To discuss how we can help you and your team to develop your personal development plan please contact us. To understand your, and your team’s, competency level across 11 skills download the competency framework.  For further information, you can find our Ultimate Guide to People Management Skills here.

What is your top tip for personal development planning? Please share your top tip by commenting below.

Contact us for more information on any of our courses:

Darren A. Smith

About Darren A. Smith

Darren has been working in the world of UK Supermarkets and Suppliers for over 20 years. He began his career as a buyer at one of the big 4 UK supermarkets and after rising through the ranks he decided to leave after 13 years and set-up Making Business Matter.For the last 14 years he has run MBM, which is a training provider to the UK grocery industry. Helping suppliers to the big four supermarkets to develop the soft skills that will secure them more profitable wins.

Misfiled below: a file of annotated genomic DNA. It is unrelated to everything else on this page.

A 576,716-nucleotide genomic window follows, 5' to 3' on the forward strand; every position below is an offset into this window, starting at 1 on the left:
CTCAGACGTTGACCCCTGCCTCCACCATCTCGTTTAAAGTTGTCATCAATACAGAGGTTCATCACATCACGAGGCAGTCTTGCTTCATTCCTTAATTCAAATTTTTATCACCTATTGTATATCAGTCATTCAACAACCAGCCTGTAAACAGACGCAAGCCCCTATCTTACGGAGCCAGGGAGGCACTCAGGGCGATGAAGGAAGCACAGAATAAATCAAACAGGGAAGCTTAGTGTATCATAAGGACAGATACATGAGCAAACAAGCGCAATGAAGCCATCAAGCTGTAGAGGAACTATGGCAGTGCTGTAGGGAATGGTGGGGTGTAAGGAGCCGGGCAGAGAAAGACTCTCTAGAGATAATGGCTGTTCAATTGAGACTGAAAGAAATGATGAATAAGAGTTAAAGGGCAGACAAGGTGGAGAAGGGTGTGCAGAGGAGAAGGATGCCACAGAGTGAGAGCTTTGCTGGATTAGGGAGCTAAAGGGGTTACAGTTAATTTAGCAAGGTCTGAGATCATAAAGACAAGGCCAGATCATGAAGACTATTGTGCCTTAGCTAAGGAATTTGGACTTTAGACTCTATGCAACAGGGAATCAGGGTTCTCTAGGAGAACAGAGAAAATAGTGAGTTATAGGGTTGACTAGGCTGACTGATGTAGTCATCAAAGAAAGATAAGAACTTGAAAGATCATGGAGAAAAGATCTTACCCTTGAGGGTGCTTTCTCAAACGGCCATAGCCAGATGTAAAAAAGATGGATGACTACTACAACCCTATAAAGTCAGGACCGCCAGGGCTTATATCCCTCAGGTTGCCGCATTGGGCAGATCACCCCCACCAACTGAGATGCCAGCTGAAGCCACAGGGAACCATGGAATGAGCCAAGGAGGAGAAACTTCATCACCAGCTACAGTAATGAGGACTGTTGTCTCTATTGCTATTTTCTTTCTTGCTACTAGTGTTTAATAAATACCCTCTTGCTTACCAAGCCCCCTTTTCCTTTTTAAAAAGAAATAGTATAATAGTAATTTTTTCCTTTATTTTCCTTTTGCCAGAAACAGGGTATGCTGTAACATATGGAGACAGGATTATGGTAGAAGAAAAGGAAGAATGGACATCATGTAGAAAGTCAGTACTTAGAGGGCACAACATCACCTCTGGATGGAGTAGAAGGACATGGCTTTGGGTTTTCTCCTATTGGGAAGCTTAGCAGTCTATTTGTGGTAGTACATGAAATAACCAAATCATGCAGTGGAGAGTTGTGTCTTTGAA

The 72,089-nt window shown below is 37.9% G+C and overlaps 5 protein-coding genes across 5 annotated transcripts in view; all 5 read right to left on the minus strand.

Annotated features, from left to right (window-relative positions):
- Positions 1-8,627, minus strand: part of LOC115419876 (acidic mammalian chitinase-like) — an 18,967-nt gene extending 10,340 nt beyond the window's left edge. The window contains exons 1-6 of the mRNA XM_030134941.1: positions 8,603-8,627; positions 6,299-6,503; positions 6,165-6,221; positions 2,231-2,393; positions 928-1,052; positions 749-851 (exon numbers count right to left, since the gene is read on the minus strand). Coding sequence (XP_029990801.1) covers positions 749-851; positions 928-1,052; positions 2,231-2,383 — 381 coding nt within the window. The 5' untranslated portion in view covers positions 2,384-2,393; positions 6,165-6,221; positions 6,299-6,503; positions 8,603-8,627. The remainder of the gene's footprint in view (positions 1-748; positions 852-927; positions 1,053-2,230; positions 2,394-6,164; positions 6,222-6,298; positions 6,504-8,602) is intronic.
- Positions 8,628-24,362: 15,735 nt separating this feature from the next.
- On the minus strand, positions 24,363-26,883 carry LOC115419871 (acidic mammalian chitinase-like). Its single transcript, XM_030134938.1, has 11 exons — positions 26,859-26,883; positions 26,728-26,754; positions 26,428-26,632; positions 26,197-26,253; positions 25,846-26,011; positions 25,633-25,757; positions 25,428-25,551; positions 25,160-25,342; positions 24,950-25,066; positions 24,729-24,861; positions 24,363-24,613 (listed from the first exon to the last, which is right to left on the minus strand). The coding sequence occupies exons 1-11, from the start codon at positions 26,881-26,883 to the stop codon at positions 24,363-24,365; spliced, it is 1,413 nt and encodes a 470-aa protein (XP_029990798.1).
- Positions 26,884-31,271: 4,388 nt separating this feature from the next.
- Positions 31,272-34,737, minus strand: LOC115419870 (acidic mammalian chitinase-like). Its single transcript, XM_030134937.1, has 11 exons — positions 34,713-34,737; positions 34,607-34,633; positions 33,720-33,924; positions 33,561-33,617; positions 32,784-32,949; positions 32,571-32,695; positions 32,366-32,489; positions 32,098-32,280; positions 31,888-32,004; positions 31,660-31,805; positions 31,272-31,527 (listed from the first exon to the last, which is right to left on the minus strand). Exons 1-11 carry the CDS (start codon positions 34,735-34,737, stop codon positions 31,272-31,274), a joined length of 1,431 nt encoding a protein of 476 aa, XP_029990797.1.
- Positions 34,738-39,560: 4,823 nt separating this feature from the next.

• Shannon O'Connor says:

    Very well worded, broken down into detailed and appropriate subsections. Especially liked the inclusion of Maslows Hierarchy of Needs, as I have learnt a lot about his theory and agree with the pyramid.

  • Luke Anning says:

    Found the layout of the PDP very helpful, I liked how the ‘How do i get there’ section is broken down into 3 and how ‘who’ is included also. I think its so important to keep in mind that other people can massively aid ones development.

  • Jack Olley says:

    Really good layout of the Personal Development Plan, as Luke said above I also like the inclusion of ‘who’ as its always good to look at the potential input from others in your own future.

  • Mindvalley says:

    Great writing it is such a cool and nice blog, thanks for sharing your post. I like your post very much. Thanks for your post.